The panels’ recommendations will feed into the final Conference report, which will be prepared in the spring of 2022 by the executive board of the Conference. The board comprises representatives of the European Parliament, the Council and the Commission - the institutions that will have to follow up on the conclusions - as well as observers from all Conference stakeholders. The report will be drawn up in full collaboration with the Conference Plenary and will have to receive its approval.

How to follow panels’ work?

Panel sessions where all members meet will be streamed online. You will be able to find more details about them on the Conference platform.

Conference on the Future of Europe 

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European Parliament

Conference on the Future of Europe: What is it and how does it work?

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The Conference on the Future of Europe is a chance for Europeans to influence where the EU is heading. Find out more, EU affairs.

Conference on the Future of Europe  infographic.
Conference on the Future of Europe: how it works  

In a world fighting a pandemic and looking for solutions to long-term challenges such as climate change, the EU is committed to an open, democratic debate with people about what it should focus on.

Inclusive, democratic process

A recent Eurobarometer survey showed that 92% of Europeans want people's voices "taken more into account in decisions relating to the future of Europe". The Conference aims to make this happen.

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The European Parliament, the Council and the European Commission invite all Europeans to share their ideas about how Europe should evolve, what the priorities should be and how to prepare for a post-Covid world. The EU institutions want to consult as many people as possible, with a special focus on young people.

The Conference is more than a listening exercise. The contributions that people make on the online platform feed into debates with MEPs, members of the national parliaments, government and EU representatives, as well as other stakeholders. These debates will become the foundation for policy proposals that will be turned into concrete EU action. Parliament, the Council and the Commission have pledged to listen to people's proposals and follow up on the Conference’s outcome.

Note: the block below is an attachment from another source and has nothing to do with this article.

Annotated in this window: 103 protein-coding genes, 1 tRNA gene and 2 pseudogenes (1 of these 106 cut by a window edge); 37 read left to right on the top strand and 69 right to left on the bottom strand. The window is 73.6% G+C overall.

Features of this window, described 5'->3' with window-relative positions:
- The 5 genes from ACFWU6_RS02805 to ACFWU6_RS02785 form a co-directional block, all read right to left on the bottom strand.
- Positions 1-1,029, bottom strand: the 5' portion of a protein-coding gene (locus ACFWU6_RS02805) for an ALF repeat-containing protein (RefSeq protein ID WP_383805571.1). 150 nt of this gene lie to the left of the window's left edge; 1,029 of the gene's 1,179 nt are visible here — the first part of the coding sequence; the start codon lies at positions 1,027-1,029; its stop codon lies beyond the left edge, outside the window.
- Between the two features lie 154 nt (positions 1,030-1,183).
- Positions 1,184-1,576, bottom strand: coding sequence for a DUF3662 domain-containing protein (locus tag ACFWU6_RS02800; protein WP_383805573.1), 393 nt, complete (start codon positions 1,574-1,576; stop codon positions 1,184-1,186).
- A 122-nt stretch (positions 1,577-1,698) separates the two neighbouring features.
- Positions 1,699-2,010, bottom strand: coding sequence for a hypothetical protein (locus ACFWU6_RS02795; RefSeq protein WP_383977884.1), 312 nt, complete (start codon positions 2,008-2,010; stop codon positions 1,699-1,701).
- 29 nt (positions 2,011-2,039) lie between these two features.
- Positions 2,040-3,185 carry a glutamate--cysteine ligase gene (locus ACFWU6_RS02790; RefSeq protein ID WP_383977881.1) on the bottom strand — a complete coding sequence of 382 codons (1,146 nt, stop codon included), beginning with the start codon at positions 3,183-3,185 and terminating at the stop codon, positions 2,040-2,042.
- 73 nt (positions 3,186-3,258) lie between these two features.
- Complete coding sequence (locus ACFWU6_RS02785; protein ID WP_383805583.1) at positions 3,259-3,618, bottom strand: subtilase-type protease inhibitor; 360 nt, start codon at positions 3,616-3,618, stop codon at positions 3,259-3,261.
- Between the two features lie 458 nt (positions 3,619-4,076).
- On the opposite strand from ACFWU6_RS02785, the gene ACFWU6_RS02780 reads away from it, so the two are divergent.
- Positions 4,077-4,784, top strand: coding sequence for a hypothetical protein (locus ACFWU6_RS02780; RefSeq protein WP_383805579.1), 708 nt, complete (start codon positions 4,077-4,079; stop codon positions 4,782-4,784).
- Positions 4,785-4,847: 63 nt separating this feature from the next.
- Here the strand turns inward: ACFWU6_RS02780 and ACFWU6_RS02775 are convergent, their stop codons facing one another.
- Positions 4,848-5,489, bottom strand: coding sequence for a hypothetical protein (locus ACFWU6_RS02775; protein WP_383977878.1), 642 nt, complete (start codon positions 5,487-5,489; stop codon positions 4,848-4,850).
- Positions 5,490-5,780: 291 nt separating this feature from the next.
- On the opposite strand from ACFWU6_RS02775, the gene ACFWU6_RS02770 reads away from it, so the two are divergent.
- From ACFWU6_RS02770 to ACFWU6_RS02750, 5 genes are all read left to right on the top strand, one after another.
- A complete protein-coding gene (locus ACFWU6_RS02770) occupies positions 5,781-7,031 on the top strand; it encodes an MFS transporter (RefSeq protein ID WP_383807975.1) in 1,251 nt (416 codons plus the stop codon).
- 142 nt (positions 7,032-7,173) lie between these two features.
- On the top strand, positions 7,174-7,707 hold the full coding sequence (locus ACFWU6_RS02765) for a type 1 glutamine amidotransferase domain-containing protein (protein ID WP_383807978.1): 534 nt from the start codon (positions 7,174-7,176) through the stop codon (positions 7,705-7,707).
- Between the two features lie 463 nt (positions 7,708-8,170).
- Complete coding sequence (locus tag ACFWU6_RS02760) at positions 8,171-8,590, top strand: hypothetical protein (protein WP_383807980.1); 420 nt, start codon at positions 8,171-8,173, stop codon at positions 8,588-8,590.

All Europeans are welcome to take part in this process, regardless of their age, gender, education or professional background. Parliament wants to especially ensure the active participation of young people and used its European Youth Event (EYE) in October 2021 to gather their visions on Europe’s future.

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How does it work?

The digital platform of the Conference was launched on 19 April. It allows people to share and discuss ideas online as well as prepare events across the EU, where and when the health conditions allow. These events serve as another source of ideas for change. The member states are also organising citizen-driven events.

European citizens’ panels are bringing together people from different walks of life. The panels, which started their work after the summer, are looking at the ideas put forward on the platform and holding discussions on what needs to change in the EU. There are four citizens’ panels of 200 members each working on different themes:

  • Stronger economy, social justice, jobs, education, youth, culture, sport and digital
    transformation.
  • European democracy, values, rights, rule of law, security.
  • Climate change, environment and health.
  • The EU in the world and migration.

Each of the panels will meet at least three times and is free to define its priorities. Their recommendations will be presented to the Conference Plenary.

The Conference Plenary has a central role in the Conference as representatives of the EU institutions, the governments and national parliaments meet there with citizens to discuss and develop proposals for change. The European Parliament pushed for a politically strong Plenary with many elected representatives as well as an important role for citizens.

Conference on the Future of Europe infographic.
The Conference Plenary: who is taking part?  

The inaugural plenary session took place on 19 June in Strasbourg with remote and physical participation. The second session is scheduled for 22-23 October and more sessions will follow to discuss the recommendations coming from the citizens’ panels. Find out the timeline of the entire Conference.

Find out who the European Parliament’s representatives are in the Conference Plenary.

The executive board is responsible for the functioning of the Conference. It consists of representatives of the European Parliament, the Council and the Commission, as well as observers.

What will come out of the Conference?

The outcome will depend on the recommendations that people make and the subsequent debates.

The final report, expected in the spring of 2022, will be drawn up by the executive board based on proposals approved by the Conference Plenary. The report will be prepared in full collaboration with the Plenary and will have to receive its approval. It will then be submitted for follow-up to the European Parliament, the Council and the Commission.

Parliament has underlined that the Conference should have a real impact on how the EU is set up and what it does to ensure people’s voices and concerns are at the centre of the EU’s policies and decisions.

More information 

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Europe Day: discover the European Union on 9 May 2021

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Building tomorrow’s Europe: EU paves way for Conference on the Future of Europe